The Difference Between Silicone and Saline Breast Implants
If you are looking into a breast augmentation procedure, one of the greatest decisions you must make is whether to go with silicone or saline breast implants. Board certified plastic surgeon in Fort Lauderdale, Dr. Wigoda, would like to inform you that there are many factors worth considering before making your decision. Each implant has its pros and cons, but the decision is ultimately up to you.
First and foremost, the difference between silicone and saline implants is what goes inside the shell. The breast implant shell is made up of solid silicone.
are filled with sterile saline or salt water. If the shell of a saline implant ruptures, the solution is absorbed into the body and the implant will deflate. They are surgically inserted while they are empty, and are then filled with the saline solution after the insertion. This gives the plastic surgeon in Fort Lauderdale the ability to create a relatively small incision site. This also allows the surgeon to increase or decrease breast volume to their discretion in order to achieve symmetry. Saline is available to women ages 18 years and older. If someone is considering a saline implant, it is best if the patient is at least a B cup of natural breast tissue. Saline implants may ripple, which is typically seen on the outer part of the breast. Rippling is more commonly seen in patients who do not have a lot of breast tissue covering the implant. Saline implants also tend to be firmer than silicone gel implants. They are less expensive than silicone implants.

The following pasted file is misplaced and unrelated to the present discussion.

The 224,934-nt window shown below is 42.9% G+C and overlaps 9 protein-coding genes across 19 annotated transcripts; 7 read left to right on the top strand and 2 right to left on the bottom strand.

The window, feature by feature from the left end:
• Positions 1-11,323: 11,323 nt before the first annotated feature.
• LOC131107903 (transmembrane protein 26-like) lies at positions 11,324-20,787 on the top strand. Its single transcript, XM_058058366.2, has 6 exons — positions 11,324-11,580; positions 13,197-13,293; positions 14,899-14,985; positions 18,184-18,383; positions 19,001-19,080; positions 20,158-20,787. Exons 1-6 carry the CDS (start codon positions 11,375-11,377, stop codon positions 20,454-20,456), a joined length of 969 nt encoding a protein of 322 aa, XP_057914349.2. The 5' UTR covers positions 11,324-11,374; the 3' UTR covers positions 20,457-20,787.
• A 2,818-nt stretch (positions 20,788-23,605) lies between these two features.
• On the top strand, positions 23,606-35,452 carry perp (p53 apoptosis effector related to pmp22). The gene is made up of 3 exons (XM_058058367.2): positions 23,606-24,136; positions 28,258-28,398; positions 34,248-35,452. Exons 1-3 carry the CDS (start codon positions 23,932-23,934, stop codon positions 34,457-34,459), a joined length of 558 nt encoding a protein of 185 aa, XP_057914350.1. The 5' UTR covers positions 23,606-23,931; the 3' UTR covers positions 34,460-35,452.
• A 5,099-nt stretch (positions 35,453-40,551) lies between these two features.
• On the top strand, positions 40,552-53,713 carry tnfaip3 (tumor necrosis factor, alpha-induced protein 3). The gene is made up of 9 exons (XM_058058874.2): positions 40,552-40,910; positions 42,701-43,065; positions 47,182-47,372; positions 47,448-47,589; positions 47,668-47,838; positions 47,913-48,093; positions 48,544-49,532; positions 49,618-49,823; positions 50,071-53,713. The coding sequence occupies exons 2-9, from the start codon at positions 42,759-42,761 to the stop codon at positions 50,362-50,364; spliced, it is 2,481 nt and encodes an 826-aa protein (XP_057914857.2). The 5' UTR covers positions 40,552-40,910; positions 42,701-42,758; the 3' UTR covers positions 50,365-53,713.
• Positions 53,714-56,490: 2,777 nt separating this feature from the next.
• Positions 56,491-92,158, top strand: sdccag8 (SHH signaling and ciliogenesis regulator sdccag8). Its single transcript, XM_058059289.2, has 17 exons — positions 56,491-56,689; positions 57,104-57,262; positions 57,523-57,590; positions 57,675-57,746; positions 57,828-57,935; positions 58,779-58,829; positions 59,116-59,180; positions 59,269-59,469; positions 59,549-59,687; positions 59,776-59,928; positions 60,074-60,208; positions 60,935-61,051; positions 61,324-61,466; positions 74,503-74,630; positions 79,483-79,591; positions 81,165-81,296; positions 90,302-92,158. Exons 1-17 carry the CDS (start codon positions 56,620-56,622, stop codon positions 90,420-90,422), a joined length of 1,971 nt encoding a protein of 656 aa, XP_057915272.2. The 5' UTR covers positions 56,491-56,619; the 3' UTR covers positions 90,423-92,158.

were taken off the market at one point in time, but a new generation of silicone was produced and became approved for general use again in the year 2006. These implants are particularly good for women who are going in to the surgery with very little breast tissue. The difference between silicone and saline implants is that silicone gives a person with less fatty tissue a more natural look. This is because the silicone mimics natural breast tissue in terms of feel, more than the saline water does. The gel inside these implants is a thick, gummy-like substance. Plastic surgeon in Fort Lauderdale, Dr. Wigoda, wants you to know that although these kinds of implants rupture, the ruptures are not easily detected. The gel is designed to hold together and not leak to other parts of the body. However, if a leak occurs, one must get an MRI in order to locate it. The majority of patients, both in Dr. Wigoda’s practice, and around the country, now choose silicone implants over saline implants.
If you are interested in learning more about the difference between silicone and saline breast implants, or the surgery in general, you can visit our resources page. If you wish to schedule a consultation with Dr. Wigoda, contact us or set up a virtual consult today!